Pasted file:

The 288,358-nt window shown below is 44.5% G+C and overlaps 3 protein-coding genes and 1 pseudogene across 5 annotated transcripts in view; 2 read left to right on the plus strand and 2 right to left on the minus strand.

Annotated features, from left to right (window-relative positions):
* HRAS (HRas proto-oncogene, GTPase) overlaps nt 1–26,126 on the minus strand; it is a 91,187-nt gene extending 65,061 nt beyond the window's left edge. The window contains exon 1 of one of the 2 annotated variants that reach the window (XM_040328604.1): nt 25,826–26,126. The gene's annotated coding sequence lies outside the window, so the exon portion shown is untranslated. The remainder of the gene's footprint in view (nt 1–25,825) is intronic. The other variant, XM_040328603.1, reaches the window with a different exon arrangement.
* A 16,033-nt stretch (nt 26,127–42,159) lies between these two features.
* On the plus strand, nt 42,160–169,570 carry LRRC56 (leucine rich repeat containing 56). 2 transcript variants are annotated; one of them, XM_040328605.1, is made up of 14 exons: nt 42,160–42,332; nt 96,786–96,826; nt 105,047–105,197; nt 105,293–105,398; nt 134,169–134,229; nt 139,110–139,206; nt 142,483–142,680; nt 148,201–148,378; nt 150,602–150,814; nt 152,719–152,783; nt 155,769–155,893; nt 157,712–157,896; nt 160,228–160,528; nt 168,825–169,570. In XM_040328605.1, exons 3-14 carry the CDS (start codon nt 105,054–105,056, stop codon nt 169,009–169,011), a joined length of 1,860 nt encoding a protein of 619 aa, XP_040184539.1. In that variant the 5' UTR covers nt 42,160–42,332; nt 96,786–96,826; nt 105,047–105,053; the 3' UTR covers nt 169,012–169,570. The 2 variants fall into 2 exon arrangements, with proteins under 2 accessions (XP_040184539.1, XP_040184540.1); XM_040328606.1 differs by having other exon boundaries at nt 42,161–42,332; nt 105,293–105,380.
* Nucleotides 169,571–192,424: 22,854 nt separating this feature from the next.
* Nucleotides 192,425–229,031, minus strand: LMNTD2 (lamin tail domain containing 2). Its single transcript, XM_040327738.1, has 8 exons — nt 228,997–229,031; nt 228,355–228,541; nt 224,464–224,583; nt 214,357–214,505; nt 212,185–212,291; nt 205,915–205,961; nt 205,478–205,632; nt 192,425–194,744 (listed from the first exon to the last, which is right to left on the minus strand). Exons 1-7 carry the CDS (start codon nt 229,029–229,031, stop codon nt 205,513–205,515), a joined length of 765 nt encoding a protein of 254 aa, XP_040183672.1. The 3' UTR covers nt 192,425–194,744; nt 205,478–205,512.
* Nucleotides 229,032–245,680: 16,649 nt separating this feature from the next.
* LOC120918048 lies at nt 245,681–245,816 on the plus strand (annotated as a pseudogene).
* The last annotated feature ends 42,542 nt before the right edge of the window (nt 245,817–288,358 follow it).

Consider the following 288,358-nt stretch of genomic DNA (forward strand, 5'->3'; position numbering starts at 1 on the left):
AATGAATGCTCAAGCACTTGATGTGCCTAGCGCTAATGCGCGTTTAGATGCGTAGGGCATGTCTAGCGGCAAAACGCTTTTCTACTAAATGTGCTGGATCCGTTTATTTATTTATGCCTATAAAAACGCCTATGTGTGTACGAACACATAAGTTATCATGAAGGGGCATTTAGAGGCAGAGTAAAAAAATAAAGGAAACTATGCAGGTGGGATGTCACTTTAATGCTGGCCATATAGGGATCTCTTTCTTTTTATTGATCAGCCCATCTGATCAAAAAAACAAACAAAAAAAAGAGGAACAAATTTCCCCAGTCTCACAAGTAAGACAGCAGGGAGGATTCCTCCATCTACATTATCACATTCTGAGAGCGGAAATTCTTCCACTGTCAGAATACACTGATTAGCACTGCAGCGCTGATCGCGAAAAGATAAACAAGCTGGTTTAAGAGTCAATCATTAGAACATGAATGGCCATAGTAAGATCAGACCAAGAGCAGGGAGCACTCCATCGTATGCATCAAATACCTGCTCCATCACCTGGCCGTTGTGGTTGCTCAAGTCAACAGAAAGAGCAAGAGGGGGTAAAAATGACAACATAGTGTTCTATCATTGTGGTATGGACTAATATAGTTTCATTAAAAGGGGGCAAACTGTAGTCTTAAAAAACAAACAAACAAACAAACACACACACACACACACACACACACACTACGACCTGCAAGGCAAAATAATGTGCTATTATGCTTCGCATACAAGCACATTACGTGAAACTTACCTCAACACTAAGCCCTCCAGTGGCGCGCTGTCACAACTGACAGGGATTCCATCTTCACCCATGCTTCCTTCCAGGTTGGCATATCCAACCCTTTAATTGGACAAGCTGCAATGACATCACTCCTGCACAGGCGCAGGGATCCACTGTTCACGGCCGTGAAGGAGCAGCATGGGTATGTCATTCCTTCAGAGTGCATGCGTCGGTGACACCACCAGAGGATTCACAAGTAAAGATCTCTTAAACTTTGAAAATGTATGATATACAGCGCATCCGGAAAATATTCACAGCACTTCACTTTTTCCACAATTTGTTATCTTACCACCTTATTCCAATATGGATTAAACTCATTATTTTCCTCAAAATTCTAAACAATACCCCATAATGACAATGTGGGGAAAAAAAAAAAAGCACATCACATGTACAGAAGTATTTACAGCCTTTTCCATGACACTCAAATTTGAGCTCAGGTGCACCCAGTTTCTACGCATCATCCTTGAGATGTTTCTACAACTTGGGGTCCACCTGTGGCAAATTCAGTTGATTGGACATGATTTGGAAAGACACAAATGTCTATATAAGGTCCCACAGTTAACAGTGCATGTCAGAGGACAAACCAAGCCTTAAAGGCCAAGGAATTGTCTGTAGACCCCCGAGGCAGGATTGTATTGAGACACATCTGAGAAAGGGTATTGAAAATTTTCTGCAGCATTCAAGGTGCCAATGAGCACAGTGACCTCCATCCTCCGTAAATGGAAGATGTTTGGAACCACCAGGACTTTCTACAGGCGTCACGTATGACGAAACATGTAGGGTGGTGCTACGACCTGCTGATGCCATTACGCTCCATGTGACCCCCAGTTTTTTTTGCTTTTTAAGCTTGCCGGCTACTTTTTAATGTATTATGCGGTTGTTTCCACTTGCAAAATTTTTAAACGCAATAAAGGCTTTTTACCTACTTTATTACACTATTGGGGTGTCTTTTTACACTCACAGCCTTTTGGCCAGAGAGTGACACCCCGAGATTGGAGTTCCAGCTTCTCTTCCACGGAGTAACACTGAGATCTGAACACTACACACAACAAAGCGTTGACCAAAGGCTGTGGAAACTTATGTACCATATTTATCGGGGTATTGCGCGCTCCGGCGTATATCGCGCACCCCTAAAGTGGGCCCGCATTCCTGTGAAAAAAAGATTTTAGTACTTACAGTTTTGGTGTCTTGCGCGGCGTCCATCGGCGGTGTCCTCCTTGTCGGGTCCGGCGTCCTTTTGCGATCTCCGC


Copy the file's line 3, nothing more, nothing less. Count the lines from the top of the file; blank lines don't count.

* HRAS (HRas proto-oncogene, GTPase) overlaps nt 1–26,126 on the minus strand; it is a 91,187-nt gene extending 65,061 nt beyond the window's left edge. The window contains exon 1 of one of the 2 annotated variants that reach the window (XM_040328604.1): nt 25,826–26,126. The gene's annotated coding sequence lies outside the window, so the exon portion shown is untranslated. The remainder of the gene's footprint in view (nt 1–25,825) is intronic. The other variant, XM_040328603.1, reaches the window with a different exon arrangement.